In 1830, Charles abdicated in favour of his grandson, whose supporters proclaimed him Henry V. However parliament instead decreed that the throne should go to a distant relative, the Duc d'Orléans, who became Louis-Philippe, King of the French.
The Comte de Chambord, as he was generally known, remained the Legitimist claimant to the throne under the July Monarchy of Louis-Philippe, the Second Republic and the Empire of Napoleon III. In the early 1870s, as the Empire collapsed following its defeat in the Franco-Prussian War, Chambord was offered the throne by the French National Assembly. However he set one demand, that France abandon its tricolour and return to the Bourbon fleur-de-lis, which the National Assembly could not grant.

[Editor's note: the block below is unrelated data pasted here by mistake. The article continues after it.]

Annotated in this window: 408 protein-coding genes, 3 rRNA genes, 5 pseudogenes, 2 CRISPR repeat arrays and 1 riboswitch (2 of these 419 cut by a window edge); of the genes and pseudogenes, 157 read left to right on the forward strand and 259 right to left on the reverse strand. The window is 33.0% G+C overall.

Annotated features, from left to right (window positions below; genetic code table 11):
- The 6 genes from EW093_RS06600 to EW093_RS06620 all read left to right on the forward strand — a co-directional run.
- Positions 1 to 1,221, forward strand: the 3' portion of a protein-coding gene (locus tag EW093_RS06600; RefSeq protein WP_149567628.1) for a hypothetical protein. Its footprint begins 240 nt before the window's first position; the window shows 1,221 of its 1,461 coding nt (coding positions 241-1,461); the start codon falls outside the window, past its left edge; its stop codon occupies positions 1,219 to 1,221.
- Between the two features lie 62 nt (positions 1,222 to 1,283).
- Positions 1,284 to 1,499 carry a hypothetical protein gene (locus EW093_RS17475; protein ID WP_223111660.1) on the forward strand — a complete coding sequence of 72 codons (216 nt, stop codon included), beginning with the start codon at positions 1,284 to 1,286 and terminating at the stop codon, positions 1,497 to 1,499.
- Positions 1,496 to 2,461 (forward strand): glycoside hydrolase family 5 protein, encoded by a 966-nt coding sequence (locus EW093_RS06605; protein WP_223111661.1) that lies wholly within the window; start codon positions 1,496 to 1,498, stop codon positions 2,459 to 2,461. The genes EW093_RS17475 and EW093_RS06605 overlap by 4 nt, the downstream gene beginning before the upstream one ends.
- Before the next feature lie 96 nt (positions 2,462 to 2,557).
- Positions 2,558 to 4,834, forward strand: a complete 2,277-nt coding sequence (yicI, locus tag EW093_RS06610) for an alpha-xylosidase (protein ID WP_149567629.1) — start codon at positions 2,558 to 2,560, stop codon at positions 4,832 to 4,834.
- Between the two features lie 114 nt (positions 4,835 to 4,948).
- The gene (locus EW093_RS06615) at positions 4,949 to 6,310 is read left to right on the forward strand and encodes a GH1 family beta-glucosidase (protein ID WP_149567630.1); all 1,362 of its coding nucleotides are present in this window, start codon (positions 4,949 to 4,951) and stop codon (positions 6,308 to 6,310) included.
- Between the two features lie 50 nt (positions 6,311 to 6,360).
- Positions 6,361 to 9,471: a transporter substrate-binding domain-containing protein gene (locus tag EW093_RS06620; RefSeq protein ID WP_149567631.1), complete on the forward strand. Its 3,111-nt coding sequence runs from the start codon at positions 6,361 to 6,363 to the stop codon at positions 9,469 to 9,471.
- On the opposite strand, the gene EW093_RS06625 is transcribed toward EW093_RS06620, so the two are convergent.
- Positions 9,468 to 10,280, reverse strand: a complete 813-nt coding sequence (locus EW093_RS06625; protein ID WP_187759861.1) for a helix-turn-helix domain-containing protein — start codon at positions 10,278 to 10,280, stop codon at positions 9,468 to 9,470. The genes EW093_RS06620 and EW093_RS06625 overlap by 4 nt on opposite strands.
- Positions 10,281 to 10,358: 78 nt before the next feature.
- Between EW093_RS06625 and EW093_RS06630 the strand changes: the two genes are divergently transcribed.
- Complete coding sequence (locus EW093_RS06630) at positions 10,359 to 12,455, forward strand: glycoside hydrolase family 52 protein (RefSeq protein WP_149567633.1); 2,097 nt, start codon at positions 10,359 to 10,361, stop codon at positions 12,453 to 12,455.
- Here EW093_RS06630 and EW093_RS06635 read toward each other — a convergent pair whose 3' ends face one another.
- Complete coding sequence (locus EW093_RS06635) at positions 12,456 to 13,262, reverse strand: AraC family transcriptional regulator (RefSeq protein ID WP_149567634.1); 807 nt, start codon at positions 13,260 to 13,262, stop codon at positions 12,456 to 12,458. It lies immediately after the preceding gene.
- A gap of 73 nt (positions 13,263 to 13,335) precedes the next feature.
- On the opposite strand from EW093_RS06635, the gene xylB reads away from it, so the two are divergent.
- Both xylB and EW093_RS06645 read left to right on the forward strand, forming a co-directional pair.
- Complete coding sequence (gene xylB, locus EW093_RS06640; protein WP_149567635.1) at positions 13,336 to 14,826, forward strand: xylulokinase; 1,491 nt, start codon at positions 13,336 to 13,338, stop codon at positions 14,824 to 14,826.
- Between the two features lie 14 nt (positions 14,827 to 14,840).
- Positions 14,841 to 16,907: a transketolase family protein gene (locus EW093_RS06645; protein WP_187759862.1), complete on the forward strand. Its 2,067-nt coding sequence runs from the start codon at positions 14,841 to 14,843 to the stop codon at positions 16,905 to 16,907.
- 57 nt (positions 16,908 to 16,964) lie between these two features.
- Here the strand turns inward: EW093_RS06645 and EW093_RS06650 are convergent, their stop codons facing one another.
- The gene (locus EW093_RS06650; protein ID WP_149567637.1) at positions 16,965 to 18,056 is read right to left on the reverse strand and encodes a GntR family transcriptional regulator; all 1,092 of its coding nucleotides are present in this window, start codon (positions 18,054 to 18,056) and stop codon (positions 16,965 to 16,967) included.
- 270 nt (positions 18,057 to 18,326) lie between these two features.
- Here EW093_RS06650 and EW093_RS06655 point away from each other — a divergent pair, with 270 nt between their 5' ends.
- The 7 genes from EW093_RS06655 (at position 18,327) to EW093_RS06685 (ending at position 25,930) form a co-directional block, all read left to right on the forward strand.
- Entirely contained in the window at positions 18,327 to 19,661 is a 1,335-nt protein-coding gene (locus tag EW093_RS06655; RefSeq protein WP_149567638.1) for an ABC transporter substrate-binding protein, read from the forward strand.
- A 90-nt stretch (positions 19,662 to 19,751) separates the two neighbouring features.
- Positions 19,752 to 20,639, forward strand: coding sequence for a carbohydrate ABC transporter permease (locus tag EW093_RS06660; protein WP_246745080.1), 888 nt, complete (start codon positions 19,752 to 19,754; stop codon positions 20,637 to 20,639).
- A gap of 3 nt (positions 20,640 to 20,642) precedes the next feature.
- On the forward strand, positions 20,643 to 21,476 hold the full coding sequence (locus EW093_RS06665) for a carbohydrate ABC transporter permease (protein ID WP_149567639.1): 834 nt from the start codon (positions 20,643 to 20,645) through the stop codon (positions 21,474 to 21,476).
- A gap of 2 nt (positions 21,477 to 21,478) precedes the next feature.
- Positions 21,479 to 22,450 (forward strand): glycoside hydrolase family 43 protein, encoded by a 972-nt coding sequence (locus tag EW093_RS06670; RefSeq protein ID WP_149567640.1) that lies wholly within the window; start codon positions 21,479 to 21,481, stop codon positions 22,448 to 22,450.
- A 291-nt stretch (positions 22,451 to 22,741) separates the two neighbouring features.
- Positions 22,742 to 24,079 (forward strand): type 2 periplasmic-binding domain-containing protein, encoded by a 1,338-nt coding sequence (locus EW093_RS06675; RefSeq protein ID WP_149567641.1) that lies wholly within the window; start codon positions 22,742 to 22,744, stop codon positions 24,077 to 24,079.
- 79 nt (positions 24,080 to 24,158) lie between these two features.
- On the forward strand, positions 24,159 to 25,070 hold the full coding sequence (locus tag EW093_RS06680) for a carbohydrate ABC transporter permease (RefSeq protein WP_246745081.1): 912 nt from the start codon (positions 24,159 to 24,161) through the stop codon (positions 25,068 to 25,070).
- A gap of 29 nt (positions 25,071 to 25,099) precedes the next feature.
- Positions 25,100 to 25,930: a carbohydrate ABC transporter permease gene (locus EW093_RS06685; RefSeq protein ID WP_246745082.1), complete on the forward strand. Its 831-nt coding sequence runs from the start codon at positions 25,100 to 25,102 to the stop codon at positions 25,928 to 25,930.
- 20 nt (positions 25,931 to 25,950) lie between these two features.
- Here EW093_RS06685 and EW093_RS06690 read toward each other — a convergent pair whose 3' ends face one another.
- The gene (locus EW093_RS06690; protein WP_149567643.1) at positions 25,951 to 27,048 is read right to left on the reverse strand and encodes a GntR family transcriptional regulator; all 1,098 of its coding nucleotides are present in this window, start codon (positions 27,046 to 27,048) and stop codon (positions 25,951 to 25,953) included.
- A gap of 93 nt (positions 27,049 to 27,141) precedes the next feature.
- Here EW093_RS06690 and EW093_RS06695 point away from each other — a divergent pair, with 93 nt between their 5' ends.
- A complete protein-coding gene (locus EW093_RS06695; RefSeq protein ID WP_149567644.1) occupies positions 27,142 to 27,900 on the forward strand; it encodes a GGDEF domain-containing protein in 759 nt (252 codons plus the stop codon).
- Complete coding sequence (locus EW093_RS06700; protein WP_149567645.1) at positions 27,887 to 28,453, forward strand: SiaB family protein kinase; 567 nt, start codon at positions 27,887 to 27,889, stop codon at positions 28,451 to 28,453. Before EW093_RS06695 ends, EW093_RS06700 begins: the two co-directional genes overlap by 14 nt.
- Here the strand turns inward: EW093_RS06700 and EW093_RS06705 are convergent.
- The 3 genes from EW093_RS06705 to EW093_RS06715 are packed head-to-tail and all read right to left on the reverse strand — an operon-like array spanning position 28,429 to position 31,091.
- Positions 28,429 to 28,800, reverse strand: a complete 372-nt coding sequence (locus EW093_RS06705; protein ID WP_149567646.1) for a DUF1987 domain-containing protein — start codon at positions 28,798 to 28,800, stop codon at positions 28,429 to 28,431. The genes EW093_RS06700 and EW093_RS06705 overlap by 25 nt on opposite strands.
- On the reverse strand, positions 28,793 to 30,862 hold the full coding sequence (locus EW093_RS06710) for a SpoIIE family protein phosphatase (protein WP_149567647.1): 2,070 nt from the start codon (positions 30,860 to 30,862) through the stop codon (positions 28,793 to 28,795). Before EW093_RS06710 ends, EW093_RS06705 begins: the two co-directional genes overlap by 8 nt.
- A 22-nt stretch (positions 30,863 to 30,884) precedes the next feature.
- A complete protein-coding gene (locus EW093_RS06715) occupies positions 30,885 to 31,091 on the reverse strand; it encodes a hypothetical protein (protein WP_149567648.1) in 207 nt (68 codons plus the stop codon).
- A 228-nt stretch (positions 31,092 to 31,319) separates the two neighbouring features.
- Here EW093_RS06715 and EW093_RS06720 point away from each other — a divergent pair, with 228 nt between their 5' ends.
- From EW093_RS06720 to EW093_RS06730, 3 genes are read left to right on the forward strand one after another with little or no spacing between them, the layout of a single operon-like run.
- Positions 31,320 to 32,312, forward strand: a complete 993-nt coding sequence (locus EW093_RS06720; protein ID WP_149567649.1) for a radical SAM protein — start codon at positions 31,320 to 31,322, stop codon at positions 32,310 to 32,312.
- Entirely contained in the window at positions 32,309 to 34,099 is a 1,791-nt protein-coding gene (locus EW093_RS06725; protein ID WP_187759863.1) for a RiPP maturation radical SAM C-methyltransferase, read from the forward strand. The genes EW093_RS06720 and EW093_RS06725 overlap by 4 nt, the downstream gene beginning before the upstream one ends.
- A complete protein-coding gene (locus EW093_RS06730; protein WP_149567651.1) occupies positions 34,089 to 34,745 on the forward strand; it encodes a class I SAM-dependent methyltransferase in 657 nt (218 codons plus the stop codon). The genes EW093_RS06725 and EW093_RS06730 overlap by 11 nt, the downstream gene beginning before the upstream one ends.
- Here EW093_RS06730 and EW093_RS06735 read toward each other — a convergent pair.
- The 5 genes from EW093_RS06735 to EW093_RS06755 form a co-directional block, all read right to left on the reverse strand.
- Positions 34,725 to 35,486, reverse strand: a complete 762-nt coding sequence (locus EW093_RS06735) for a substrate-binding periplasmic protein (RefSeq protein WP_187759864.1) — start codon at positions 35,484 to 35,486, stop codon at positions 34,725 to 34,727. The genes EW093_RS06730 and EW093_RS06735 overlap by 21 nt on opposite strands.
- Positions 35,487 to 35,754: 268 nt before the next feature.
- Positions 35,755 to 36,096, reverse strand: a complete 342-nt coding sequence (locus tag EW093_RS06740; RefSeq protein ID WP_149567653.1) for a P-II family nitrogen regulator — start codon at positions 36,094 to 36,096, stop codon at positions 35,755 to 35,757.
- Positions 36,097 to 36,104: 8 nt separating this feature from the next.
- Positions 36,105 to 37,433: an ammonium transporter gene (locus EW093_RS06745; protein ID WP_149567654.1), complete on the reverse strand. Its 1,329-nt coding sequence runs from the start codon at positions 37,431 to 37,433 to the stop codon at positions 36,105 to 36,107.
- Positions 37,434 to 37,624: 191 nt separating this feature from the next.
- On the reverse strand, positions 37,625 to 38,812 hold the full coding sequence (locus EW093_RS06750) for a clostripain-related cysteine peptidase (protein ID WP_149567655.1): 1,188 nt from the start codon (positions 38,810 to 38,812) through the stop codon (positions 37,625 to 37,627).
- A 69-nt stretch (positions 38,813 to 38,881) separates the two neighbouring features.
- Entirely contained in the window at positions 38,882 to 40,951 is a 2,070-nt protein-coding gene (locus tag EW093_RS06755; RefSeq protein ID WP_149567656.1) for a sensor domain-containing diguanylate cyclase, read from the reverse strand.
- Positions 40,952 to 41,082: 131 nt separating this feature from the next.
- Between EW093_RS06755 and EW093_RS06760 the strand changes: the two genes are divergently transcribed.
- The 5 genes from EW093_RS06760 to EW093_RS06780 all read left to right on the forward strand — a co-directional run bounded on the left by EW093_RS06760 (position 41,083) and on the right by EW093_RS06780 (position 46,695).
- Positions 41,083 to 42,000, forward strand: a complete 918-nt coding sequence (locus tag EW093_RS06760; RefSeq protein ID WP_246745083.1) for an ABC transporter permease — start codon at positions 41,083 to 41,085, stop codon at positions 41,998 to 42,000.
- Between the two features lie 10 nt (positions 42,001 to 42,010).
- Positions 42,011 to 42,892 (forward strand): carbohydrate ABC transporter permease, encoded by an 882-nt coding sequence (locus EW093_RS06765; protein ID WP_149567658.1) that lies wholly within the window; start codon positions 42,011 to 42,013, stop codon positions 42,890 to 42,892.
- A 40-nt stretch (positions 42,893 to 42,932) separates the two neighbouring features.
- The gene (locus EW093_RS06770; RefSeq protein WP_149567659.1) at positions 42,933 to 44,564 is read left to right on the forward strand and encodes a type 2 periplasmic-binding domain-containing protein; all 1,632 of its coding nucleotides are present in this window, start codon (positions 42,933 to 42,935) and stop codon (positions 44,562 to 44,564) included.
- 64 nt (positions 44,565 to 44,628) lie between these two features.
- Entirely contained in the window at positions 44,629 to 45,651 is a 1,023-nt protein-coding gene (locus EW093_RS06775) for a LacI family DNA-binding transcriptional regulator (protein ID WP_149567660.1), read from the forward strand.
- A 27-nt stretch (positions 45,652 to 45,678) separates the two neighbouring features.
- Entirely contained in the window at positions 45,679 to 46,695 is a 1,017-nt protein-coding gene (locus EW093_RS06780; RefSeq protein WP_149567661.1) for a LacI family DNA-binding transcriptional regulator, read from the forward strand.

A temporary Third Republic was established, to wait for the childless Chambord's death and his replacement by the Comte de Paris, the Orleanist pretender whom Chambord had accepted as his heir. By Chambord's death in 1883, however, public opinion had swung behind the Republic, as the form of government that 'divides us least', in the words of former President Thiers.